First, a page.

| NEW YORK, Sept 12
NEW YORK, Sept 12 A federal judge made permanent
on Wednesday her order blocking enforcement of a U.S. law's
provision that authorizes military detention for people deemed
to have "substantially supported" al Qaeda, the Taliban or
U.S. District Judge Katherine Forrest in Manhattan had ruled
in May in favor of non-profit groups and reporters whose work
relates to conflicts in the Middle East and who said they feared
being detained under a section of the law, signed by President
Barack Obama in December.
Wednesday's 112-page opinion turns the temporary injunction
of May into a permanent injunction. The United States appealed
on Aug. 6. [ID: nL2E8J6FTR]
The permanent injunction prevents the U.S. government from
enforcing a portion of Section 1021 of the National Defense
Authorization Act's "Homeland Battlefield" provisions.
The opinion stems from a January lawsuit filed by former
New York Times war correspondent and Pulitzer Prize winner Chris
Hedges and others. The plaintiffs said they had no assurance
that their writing and advocacy activities would not fall under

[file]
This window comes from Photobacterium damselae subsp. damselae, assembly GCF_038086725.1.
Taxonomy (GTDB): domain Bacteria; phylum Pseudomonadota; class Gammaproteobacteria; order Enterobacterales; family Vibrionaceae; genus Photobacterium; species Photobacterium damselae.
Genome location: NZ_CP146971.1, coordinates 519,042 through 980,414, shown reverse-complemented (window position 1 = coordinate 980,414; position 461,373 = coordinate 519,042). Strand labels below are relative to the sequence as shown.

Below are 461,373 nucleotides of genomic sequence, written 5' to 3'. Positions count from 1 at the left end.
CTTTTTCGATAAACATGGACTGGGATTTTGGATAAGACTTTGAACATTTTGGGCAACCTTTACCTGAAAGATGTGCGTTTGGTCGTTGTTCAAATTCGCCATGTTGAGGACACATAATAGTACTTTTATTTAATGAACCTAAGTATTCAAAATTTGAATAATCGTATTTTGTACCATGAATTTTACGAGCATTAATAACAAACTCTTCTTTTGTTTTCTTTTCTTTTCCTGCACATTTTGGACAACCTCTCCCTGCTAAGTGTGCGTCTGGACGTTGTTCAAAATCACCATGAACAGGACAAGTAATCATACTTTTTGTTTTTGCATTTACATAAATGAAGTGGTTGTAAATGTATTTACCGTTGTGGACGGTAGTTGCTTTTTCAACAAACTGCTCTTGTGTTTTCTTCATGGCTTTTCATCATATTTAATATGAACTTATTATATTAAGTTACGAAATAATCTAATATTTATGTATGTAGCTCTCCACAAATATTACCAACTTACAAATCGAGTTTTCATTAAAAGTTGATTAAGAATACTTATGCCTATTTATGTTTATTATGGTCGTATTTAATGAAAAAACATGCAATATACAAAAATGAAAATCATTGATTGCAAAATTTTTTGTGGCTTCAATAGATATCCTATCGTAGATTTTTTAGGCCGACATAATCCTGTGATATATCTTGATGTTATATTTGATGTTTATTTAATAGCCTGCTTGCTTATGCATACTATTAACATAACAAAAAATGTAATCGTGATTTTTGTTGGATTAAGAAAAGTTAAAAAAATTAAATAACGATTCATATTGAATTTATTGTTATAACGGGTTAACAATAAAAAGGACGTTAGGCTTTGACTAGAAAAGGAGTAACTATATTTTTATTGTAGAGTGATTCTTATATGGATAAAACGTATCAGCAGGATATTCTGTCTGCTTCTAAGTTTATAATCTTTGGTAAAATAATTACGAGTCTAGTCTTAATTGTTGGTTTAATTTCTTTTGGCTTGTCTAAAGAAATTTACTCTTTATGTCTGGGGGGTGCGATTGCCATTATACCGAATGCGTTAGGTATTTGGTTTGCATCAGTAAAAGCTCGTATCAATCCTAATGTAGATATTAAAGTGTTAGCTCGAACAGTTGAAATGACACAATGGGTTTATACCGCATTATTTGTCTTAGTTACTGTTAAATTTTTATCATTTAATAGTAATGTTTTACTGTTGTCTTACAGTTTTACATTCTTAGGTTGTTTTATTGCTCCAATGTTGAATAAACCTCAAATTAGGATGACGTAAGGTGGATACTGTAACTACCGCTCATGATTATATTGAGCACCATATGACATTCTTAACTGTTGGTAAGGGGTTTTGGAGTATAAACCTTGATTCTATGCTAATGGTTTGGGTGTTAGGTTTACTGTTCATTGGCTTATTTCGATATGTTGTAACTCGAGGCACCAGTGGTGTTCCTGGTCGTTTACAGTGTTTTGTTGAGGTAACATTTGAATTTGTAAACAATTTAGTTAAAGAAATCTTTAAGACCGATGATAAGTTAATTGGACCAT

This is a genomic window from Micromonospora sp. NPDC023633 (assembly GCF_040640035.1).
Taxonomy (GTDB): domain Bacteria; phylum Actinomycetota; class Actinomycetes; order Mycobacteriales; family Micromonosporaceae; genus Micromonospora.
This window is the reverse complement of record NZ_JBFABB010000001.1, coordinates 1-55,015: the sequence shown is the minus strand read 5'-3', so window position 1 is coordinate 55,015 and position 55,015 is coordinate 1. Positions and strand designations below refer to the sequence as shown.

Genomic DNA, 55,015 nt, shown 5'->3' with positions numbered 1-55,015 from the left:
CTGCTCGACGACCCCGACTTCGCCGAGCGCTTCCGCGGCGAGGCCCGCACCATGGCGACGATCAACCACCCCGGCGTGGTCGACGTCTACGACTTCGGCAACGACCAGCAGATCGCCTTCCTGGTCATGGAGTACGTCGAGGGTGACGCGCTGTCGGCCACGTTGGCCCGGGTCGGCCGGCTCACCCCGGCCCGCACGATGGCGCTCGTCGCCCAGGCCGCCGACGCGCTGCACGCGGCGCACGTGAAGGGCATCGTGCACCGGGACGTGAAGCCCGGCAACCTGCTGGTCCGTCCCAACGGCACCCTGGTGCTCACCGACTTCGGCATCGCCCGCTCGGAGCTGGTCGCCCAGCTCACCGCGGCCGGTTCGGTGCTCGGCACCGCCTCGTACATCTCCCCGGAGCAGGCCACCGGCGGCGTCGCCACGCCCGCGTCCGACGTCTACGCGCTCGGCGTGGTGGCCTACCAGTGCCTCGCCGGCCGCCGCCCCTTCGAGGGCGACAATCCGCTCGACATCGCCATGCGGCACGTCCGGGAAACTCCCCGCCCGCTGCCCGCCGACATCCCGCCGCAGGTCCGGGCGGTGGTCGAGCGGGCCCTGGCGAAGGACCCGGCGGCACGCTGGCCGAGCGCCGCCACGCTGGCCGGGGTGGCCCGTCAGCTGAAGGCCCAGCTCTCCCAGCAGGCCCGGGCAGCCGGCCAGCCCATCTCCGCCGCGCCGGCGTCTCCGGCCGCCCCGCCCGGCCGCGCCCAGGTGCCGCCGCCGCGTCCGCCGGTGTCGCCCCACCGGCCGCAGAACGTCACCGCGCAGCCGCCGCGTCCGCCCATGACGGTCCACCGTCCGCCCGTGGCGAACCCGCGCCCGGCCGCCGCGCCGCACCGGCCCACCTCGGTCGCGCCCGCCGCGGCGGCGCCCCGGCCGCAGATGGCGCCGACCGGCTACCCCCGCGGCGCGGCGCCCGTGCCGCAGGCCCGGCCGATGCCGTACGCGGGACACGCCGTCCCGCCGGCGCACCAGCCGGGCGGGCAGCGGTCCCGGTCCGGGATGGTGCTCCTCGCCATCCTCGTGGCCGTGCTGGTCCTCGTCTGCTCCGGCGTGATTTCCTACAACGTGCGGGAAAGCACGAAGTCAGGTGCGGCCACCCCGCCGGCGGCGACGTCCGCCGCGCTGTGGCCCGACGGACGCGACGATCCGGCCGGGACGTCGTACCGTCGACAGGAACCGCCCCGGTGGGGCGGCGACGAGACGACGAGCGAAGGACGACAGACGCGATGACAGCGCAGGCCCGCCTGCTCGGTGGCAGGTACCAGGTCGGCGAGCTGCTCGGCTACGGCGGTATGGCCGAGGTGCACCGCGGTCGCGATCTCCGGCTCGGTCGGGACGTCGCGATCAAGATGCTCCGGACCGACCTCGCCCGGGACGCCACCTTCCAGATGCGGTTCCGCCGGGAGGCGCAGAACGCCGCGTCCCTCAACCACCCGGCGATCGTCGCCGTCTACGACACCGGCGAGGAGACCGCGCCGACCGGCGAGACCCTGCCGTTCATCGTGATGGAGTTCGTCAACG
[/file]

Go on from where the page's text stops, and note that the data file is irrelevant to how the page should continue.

the scope of the provision.
Government attorneys argued that the executive branch is
entitled to latitude when it comes to cases of national security
and that the law is neither too broad nor overly vague.
"This court does not disagree with the principle that the
president has primacy in foreign affairs," the judge said, but
that she was not convinced by government arguments.
"The government has not stated that such conduct - which, by
analogy, covers any writing, journalistic and associational
activities that involve al Qaeda, the Taliban or whomever is
deemed "associated forces" - does not fall within §
A spokeswoman for the Manhattan U.S. Attorney's office,
which represents the government in this case, declined to
comment on the ruling.
The case is Hedges et al v. Obama et al, U.S. District Court
for the Southern District of New York, No. 12-cv-331.
(Reporting By Basil Katz, editing by Philip Barbara)